A few years ago Steven Hayes, often referred to as the father of ACT, did a TEDx presentation entitled ‘Mental Brakes to avoid Mental Breaks’.
It could easily have been entitled Prevention is Better than Cure; but his was far cooler.
In it he describes the human brain as the biological equivalent of an advanced sports car easily outstripping and being the envy (if they could feel such an emotion) of the rest of the animal kingdom.
“the human brain as the biological equivalent of an advanced sports car”
He says that you would not let a person jump into and drive such a car without understanding where the brakes are, however, that is what the vast majority of human race are doing. Some adapt well and intuitively, most pick up a few scrapes and dents along the way, but a few get into accidents whose impacts could have been at least lessened if they knew where the brakes were.
He goes on to talk about the underpinnings of ACT; Relational Frame Theory (RFT) which describes how we make connections in the brain through our use of language and cognition.
He describes his work as:
Learn it in one
Derive it in two
Put it in networks
That change what you do
In summary he is describing how we first learn something, then learn what is associated with it and then put that information into networks of behaviour that can alter how we behave. A simple example is a child learning what an apple is. After enough times of exposure, the child will make an association between the word and object but also the object and the word; this latter is the derivation part, and we are the only creatures that do this. We can then create networks for these items; when thirsty, somebody mentioning a cool glass of apple juice will make us salivate but if they said Jabuka juice it would not have the same effect – unless we spoke Serbo Croat. However, within seconds of being told that Jabuka means Apple in a different language it would have the same effect; that is how fast associations can happen.
As we continue to develop we start to understand more and more associations; bigger/smaller, before/after, cause/effect etc. This is wonderful and why we are the preeminent species on the planet however there is a dark side. We can start to turn this back on ourselves.
I should have done better if…
I would have done better if…
I could have done better if…
These are problem-solving responses and may be of benefit in some contexts if they help us to learn and grow and not make the mistakes of the past however many people get caught up in this problem-solving part of the brain when there is no problem to be resolved. Take for instance a traumatic event in a person’s life. To make sense of the incident they will often, in Steven Hayes’ words, jam on the accelerator of the brain and swerve from side to side. His metaphor describes our problem-solving brain going overboard to try and make sense of what happened. In this way the events are relived time and time again over and over. The brain does not have a mechanism to delete anything; the closest is ‘extinction’ but this is not deletion as the brain will learn the same things faster if exposed to the same stimuli. In the same way spending time reliving an event will create stronger connections in the brain making it possible to access those traumatic memories more easily.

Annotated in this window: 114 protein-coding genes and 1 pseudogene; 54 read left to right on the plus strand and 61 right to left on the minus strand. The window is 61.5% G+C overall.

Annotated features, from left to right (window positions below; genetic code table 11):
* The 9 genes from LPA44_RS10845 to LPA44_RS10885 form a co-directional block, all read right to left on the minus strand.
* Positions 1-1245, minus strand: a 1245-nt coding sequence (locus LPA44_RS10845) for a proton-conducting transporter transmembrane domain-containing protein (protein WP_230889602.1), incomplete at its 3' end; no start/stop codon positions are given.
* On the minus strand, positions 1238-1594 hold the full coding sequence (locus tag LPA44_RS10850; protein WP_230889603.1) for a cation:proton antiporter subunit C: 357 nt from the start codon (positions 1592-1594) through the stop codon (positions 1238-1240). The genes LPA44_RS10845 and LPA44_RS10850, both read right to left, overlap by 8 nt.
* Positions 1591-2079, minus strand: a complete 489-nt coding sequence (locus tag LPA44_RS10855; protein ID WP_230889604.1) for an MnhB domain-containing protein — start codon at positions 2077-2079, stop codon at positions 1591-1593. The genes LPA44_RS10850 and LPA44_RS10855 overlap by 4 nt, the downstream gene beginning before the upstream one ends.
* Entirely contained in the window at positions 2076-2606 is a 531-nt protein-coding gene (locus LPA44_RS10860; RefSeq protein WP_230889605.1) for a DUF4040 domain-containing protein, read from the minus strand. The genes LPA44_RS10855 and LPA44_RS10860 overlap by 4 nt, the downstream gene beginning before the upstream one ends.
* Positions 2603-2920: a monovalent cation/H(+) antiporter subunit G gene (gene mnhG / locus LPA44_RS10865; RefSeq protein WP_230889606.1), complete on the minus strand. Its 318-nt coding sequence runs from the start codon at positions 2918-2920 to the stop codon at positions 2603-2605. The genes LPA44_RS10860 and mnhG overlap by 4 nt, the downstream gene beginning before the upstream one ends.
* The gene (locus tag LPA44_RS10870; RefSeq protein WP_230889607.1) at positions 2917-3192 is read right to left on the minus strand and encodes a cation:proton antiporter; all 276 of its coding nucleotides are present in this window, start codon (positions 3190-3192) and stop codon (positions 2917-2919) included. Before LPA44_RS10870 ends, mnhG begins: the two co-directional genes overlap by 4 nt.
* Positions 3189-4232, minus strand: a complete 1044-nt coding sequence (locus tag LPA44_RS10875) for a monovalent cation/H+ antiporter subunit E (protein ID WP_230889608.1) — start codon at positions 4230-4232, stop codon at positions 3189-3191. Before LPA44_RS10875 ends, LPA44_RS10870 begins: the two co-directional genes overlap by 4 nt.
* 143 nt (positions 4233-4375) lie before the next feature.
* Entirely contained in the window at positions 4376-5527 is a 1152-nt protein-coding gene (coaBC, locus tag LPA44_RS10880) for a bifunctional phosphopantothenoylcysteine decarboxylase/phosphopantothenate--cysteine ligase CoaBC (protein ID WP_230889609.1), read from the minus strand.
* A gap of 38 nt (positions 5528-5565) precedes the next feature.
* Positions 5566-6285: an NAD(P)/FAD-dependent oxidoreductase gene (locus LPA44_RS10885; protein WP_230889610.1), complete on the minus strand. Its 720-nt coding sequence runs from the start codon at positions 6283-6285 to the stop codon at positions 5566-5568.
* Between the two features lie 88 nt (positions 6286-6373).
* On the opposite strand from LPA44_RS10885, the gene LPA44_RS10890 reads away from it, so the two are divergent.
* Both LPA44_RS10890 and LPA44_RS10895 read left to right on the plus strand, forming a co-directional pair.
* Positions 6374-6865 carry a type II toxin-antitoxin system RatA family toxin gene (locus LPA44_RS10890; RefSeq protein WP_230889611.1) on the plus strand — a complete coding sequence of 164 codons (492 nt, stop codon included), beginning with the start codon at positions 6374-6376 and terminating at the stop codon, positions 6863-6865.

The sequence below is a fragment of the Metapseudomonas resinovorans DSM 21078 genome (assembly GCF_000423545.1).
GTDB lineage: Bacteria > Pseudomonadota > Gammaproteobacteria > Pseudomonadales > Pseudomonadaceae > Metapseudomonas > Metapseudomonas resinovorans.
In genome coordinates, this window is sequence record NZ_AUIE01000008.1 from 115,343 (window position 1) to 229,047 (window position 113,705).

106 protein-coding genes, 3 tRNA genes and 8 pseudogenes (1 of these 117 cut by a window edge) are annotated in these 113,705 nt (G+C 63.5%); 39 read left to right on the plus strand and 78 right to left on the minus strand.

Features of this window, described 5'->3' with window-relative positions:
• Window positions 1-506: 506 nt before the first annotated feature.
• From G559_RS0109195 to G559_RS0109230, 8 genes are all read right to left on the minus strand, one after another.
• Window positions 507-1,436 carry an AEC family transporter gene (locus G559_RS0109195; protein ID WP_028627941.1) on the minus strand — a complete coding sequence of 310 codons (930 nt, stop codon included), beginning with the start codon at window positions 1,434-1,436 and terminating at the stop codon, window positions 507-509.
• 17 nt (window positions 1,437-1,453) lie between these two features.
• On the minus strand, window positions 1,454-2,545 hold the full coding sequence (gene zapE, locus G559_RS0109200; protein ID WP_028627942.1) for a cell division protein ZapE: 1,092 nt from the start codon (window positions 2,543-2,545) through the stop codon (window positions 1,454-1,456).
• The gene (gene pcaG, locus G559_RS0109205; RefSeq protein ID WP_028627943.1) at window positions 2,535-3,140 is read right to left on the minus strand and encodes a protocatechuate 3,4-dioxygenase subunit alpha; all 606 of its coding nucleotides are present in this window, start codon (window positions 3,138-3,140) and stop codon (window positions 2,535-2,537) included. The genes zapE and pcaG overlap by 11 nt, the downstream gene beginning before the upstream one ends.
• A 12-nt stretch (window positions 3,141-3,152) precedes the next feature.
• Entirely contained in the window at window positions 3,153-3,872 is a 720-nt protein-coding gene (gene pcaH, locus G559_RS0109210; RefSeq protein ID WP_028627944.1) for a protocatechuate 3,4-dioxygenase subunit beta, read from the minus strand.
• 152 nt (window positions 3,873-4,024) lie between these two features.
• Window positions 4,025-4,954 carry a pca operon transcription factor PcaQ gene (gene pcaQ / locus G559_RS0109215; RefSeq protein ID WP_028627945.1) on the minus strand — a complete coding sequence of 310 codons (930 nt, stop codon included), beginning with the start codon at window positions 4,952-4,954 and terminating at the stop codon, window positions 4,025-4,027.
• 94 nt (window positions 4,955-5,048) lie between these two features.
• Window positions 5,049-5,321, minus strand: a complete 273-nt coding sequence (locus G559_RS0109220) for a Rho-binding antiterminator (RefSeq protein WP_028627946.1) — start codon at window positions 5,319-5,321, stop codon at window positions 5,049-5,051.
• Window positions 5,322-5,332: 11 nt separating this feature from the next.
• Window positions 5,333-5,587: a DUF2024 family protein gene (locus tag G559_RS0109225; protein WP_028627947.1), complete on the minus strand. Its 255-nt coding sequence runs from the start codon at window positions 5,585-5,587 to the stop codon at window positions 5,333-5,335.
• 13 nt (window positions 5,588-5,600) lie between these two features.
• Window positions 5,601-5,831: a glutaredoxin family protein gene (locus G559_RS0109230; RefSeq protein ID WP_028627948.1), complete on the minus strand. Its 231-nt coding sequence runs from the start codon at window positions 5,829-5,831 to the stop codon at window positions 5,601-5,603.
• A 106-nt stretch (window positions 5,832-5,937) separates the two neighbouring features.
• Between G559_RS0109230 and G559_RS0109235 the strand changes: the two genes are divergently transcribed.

Rather than resolving anything this can lead to a person retraumatising themselves many times over creating significant suffering.
As problem-solving does not appear to be the answer, this gives us a clue to which part of the brain we need to entrain in order to reduce suffering. Clues to this are in some spiritual teachings such as Buddhism; the ability to let go of thoughts and feelings without getting too caught up in them.
Many people in the western world turn to such practices once the challenges in their life have reached a point where they are already suffering. They are looking for a cure to that suffering.
Steven Hayes is telling us that there is a better way.
If we can learn and practice mindfulness and a few techniques within ACT such as ‘naming the mind’, ‘dropping the anchor’, ‘leaves on the stream’ and many more, then we are more likely to be able to deal with whatever life throws at us.
The challenge as I see it is getting people to buy-in to something which does appear to give some immediate tangible benefit that can be easily quantified. Like an insurance policy it is there to help protect you and the cost of the premium is your time and effort.
Back in the late 90’s I worked for a software company at a time when there was concern over the Y2K bug. Public perception (after 1st Jan 2000) was the risk was overhyped because planes did not drop out of the sky and telecommunications did not fail. Reality was that huge effort went into ensuring that did not happen and that all software systems continued to work. Was that time worth investing? No-one categorically knows as the preventative work was done.
Learning how to put on the mental brakes on to prevent mental breaks should be at the core of mental health training for everybody from a young age. The long-term tangible and anecdotal benefits to our society could be huge.
To here click here to watch the presentation: